All for naught

While most in St. Bernard Parish vividly remember Hurricane Katrina, and older generations remember Hurricane Betsy, there was another storm which caused a lot of consternation, but in the end, only headaches.

Hurricane Elena formed n the Carribbean Sea the Wednesday before Labor Day, and the next day, it appeared on a due northerly coast toward the Louisiana coast, specifically Grand Isle and New Orleans.

I wasn’t quite nine years old, and I was panicked. I had heard all the horror stories about hurricanes and read about the anatomy of a hurricane enough in the World Book encylopedia to know it would be holy terror if Elena came our way.

I was in fourth grade at St. Robert Bellarmine, and school was called off Friday, August 30. Most kids were looking forward to an unplanned four-day weekend. i was more concerned with saving my life.

My parents didn’t believe the hype, and although I pleaded with them to evacuate, they wouldn’t.

The next afternoon, it turned out I was the panciky one. The storm was starting to turn to the northeast, away from Louisiana and towards Florida. We proceeded as normal the rest of Friday and Saturday as normal, and then that Sunday, went to a gathering of my mother’s family at her brother’s house in Harvey, across the Mississippi River from downtown New Orleans.

Meanwhile, Elena began to veer so far east it looked like it would miss the Florida panhandle and instead make landfall at Cedar Key, 45 miles west of Gainesville, the home to the University of Florida.

While we were at my uncle’s house, I saw a bulletin from WVUE, which was then the ABC affiliate in New Orleans. The Louisiana coast was placed under a hurricane warning because the storm was now making a sharp turn back towards the west.

My parents and brother didn’t worry, but I began to. We went back to Arabi and went to bed like it was any old night.

At 1:30 a.m., any old night disintegrated. Deputies from the St. Bernard Sheriff’s Office began announcing the parish was under a mandatory evacuation order issued by Sheriff Jack Stephens. Even though western St. Bernard Parish was protected by floodwalls (levees in the New Orleans vernacular) which had been erected following Betsy, they weren’t taking any chances.

We hurriedly packed a few things and drove to the Ramada hi-rise hotel at the corner of Claiborne Avenue and Canal Street. My parents figured it would be safe to evacuate vertically, but they did not realize going up would only intensify the effects of the wind, which is why New Orleans stopped vertical evacuation following Hurricane Georges in 1998.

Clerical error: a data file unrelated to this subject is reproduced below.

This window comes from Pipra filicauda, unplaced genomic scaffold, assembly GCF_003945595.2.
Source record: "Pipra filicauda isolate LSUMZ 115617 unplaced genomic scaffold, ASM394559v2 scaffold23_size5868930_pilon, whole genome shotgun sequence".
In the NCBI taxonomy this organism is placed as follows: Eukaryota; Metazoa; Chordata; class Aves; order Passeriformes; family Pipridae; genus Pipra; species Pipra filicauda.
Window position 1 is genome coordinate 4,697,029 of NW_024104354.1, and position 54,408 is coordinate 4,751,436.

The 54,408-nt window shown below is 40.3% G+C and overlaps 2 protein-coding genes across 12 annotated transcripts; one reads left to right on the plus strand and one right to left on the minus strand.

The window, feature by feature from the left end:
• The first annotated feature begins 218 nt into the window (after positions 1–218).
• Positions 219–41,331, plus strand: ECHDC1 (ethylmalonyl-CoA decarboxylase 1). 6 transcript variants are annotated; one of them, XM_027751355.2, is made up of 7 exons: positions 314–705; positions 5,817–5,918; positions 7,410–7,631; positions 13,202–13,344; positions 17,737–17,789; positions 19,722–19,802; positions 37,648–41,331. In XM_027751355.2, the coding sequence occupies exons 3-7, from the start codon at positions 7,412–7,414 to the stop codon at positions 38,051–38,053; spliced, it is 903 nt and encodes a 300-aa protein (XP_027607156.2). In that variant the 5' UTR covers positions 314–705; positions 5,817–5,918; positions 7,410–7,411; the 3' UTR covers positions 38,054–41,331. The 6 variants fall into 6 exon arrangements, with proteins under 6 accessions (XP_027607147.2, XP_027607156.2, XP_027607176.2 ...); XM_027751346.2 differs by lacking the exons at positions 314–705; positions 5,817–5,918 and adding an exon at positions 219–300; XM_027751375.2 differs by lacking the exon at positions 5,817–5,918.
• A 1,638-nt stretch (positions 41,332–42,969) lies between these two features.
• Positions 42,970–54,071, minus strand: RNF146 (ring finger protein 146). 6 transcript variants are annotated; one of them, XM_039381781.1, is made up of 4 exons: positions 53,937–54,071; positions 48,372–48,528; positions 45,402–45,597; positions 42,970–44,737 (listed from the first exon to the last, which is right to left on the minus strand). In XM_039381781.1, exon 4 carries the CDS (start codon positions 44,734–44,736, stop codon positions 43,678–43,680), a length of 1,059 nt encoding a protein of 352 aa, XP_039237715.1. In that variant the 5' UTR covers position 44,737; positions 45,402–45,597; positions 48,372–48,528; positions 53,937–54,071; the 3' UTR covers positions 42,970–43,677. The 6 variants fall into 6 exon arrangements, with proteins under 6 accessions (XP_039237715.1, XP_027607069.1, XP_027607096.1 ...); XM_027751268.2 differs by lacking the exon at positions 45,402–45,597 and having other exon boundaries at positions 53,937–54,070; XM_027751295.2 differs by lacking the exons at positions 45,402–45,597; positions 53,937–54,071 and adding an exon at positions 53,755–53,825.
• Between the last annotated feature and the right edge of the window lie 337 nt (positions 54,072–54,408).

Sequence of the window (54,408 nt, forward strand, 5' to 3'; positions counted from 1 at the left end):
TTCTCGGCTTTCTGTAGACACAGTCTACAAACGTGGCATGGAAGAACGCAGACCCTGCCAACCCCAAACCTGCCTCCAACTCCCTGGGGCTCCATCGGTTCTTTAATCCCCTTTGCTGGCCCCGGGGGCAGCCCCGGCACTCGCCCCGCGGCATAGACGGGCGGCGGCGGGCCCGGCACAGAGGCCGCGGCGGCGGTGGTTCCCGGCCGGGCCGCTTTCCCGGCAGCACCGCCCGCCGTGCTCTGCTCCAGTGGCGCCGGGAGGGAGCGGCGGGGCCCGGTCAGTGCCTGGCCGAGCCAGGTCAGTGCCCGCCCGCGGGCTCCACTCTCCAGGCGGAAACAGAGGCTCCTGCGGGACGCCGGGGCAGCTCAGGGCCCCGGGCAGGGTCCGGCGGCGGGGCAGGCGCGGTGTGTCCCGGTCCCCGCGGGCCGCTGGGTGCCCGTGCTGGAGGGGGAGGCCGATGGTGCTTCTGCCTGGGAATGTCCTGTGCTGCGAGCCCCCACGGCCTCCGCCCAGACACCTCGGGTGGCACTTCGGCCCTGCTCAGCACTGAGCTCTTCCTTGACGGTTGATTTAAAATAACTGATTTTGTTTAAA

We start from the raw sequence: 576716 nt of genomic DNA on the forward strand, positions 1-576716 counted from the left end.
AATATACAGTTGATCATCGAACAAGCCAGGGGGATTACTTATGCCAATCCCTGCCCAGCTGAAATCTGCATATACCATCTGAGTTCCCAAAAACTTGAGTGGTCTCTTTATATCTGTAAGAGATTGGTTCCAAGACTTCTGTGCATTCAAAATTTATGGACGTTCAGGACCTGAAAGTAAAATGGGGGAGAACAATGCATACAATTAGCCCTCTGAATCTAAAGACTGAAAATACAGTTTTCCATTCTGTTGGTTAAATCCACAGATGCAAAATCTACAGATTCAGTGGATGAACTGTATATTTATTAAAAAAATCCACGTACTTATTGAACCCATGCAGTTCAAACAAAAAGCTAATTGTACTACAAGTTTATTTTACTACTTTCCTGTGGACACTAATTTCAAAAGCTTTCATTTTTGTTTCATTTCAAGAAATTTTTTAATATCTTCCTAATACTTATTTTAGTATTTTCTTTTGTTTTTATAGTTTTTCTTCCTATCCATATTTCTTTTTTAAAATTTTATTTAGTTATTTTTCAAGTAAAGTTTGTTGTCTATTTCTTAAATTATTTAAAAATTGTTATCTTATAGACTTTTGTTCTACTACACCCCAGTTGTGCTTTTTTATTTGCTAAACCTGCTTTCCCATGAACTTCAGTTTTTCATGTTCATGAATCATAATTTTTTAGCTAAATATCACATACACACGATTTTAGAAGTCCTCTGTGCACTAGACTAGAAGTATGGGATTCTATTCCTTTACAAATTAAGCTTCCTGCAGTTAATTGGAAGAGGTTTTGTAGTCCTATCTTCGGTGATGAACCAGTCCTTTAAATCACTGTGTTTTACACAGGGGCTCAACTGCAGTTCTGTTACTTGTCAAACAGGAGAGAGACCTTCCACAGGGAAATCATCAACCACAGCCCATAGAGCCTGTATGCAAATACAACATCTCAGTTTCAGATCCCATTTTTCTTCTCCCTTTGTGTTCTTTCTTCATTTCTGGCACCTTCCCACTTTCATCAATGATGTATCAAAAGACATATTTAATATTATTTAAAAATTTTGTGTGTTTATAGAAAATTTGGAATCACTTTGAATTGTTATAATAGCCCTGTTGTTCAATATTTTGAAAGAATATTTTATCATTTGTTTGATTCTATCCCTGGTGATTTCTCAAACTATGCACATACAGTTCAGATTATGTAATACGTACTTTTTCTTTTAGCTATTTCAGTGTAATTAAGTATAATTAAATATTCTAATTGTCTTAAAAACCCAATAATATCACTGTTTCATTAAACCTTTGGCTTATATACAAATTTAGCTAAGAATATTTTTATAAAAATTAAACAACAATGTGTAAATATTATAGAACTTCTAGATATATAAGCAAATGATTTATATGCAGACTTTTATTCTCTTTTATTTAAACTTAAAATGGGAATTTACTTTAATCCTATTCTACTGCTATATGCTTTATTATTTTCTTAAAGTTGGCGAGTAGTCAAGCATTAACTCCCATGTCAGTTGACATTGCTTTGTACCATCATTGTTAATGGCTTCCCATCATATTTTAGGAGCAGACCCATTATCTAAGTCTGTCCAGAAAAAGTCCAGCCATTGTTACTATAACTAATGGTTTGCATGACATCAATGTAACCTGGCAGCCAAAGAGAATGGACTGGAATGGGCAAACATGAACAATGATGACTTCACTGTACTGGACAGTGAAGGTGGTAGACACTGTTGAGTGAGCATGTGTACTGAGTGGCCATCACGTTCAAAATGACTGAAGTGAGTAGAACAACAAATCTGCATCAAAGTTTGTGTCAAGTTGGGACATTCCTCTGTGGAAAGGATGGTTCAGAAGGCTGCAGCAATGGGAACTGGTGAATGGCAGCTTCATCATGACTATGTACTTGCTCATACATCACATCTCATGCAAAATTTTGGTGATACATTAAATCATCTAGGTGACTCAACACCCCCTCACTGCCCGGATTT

It turned out to be another close call. The storm turned north at the Mississippi coast and made landfall in Jackson County near Pascagoula, closer to Alabama than Louisiana. There was some rain, but nothing to scare the locals, who were used to heavier downpours in summer thunderstorms.

We wouldn’t have to evacuate for another storm until Andrew in 1992, and in that one, my dad foolishly suggested we stay in a three-story office building in New Orleans East where Air Products and Chemicals had corporate offices. Great idea. Thank God Andrew turned west towards Morgan City, or I guarantee I would not have lived to see Georges, Ivan, Dennis or Katrina, or the ones which made landfall after I moved to Kansas.

Hurricanes may require mass evacuation, but at least there is a lot of lead time. Greensburg had only 10 minutes to get to their storm shelters before the EF-5 tornado wiped out most of the Kiowa County town on May 4, 2007.

Mother Nature was, is and always will be undefeated. We can only learn to live with her frivolities.

About David

I am a sportswriter for a group of weekly newspapers in small towns across northern Kansas. I grew up in New Orleans, went to college at LSU and wandered in the wilderness until Hurricane Katrina finally put me on the path to my current job.

Posted on August 31, 2014, in History and tagged . Bookmark the permalink. Leave a comment.

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